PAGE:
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Well, I asked Keiran Hogan one of our inventory management experts, exactly that question!   I hope his answers help you.


Inventory can best be described as any materials or goods that pass through or are held in your business and are necessary in order to carry out your trade.


Inventory management is the activity involved in making sure your inventory works for your business as cost-effectively as possible.


Inventory Management

There are several parts to inventory management.

The first part is planning. You plan what inventory you are going to hold, where it will be held, and how long you’ll hold it and you also plan for any special care you need to take for that inventory – for example, if the inventory needs to be kept dry, warm, cold or whatever.


Check out our related Inventory Pages Below:


You may also need to plan on how to preserve your inventory.

For instance, you might need to turn or check certain items of inventory on a regular basis. The next parts of inventory management are assessing and regulating your inventory.

Assessing it usually means counting it or checking it in some way. Regulating it means making sure that you’re not holding too much or too little, and that you prevent the inventory you hold from being lost, stolen or damaged.


How Can you Lose Inventory?

It’s all too easy when an item is in a warehouse, but you don’t know exactly where. The bigger the warehouse, the more important it is to know exactly where the item is. Inventory management consists of a set of processes for the treatment of those items so that you know exactly what you’ve got and where.


What Different Types of Inventory Exist?

We’ve already discussed the segregation of inventory into direct and indirect. However, inventory management is easier if we also consider the discrete stages inventory goes through in the supply chain, so we typically refer to business inventory in terms of “types”.

The main inventory types are:

  • Raw materials: The ingredients or components from which your business manufactures or produces the products it sells.
  • Work in progress: Any inventory in the process of being transformed from one or more raw materials into a finished product.
  • Finished goods: This is what we call the inventory that’s ready to be passed on to customers.

You may also hear two other types of inventory being talked about from time to time”

  • Service inventory: comprises spare parts and tools used after the sale or in service businesses.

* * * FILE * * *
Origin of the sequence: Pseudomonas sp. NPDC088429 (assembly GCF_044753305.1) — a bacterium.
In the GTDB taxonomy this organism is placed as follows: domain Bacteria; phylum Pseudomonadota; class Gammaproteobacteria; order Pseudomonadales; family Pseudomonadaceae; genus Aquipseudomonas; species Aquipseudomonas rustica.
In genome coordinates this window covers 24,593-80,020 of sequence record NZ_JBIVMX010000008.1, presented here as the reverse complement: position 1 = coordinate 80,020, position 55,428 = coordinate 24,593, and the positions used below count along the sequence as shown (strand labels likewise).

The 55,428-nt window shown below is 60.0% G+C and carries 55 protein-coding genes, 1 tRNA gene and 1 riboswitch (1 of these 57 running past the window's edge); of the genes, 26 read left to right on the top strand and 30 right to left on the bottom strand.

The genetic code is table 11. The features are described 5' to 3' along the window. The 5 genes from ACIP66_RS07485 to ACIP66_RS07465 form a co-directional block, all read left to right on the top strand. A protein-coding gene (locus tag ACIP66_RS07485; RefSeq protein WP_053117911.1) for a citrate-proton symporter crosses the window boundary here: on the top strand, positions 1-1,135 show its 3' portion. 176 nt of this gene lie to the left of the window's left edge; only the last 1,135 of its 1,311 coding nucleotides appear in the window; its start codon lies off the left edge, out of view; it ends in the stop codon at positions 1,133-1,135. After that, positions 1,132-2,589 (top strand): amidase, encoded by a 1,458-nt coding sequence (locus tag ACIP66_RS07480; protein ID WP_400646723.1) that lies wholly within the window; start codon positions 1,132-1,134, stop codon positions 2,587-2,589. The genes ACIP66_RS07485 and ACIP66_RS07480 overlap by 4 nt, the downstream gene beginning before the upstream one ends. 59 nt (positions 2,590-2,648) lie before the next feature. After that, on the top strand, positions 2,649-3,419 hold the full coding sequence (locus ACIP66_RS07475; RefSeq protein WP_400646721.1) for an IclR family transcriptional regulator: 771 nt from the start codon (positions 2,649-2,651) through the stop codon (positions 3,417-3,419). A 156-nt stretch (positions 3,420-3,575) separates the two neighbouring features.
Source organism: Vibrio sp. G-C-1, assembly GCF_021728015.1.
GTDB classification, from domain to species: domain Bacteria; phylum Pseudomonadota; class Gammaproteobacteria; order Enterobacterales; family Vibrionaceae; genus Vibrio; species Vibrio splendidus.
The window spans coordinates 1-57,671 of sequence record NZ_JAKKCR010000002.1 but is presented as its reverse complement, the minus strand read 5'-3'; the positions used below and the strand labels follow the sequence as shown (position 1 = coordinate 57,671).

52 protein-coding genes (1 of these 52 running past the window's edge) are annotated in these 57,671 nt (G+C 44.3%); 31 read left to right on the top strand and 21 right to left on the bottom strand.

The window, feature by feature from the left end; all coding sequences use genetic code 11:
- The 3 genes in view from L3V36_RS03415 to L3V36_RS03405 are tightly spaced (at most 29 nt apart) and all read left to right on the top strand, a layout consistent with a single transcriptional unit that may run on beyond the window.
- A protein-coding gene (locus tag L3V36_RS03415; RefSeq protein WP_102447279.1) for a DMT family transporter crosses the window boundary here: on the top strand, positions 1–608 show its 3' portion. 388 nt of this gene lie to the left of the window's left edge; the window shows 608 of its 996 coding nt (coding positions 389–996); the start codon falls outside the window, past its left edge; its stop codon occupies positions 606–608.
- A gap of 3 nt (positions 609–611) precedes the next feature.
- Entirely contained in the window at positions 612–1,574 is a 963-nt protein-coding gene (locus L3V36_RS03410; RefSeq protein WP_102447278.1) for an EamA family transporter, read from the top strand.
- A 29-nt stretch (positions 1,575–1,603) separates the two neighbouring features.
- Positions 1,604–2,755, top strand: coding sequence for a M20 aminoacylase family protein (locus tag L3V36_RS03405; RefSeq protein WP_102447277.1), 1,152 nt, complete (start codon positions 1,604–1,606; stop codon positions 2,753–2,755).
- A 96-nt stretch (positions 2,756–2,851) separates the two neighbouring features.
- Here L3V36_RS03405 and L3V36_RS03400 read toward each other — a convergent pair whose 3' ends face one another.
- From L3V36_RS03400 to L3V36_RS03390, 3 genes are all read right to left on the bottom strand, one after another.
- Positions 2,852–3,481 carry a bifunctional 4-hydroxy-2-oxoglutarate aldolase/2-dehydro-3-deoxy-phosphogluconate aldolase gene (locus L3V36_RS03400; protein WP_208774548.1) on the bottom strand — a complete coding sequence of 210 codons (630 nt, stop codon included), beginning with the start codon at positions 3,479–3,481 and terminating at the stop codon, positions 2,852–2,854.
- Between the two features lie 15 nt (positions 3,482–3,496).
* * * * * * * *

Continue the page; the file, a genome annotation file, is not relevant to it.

• In-transit inventory: which is inventory being moved from one point to another by road, rail, sea, or air (as opposed to riding a conveyor between adjoining warehouses for example—this would not be classed as in-transit inventory).


Prioritisation and Preparedness in Inventory Management

The categories of inventory that you hold are determined by what you need to run your business. That often means that you’ll assign different priorities to the different types.


If you run a bar or a pub that sells beer and sandwiches, your top inventory priority is likely to be beer. Running out of sandwiches would be bad enough, but running out of beer would be catastrophic.


You can classify your inventory to have categories which are “beer priority” (top priority) and other categories. The first inventory management principle to be observed is then to not run out of the essential items that sell well and keep your business going.

The next principle is to be prepared occasionally, to run out of items that don’t sell as well and are non-critical to your business, if that helps you to do better inventory management overall. In other words, you’re now differentiating among items in your inventory, treating the good (fast) sellers in one way, and the slow movers in another way.

Keiran Hogan is a contributing Author to the Supply Chain Secrets Book Series.


Editor’s Note: This post was originally published in May 2012, and has now been revamped and updated with more comprehensive information.


Contact Rob O'Byrne
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Rob O’Byrne
Email: [email protected]
Phone: +61 417 417 307
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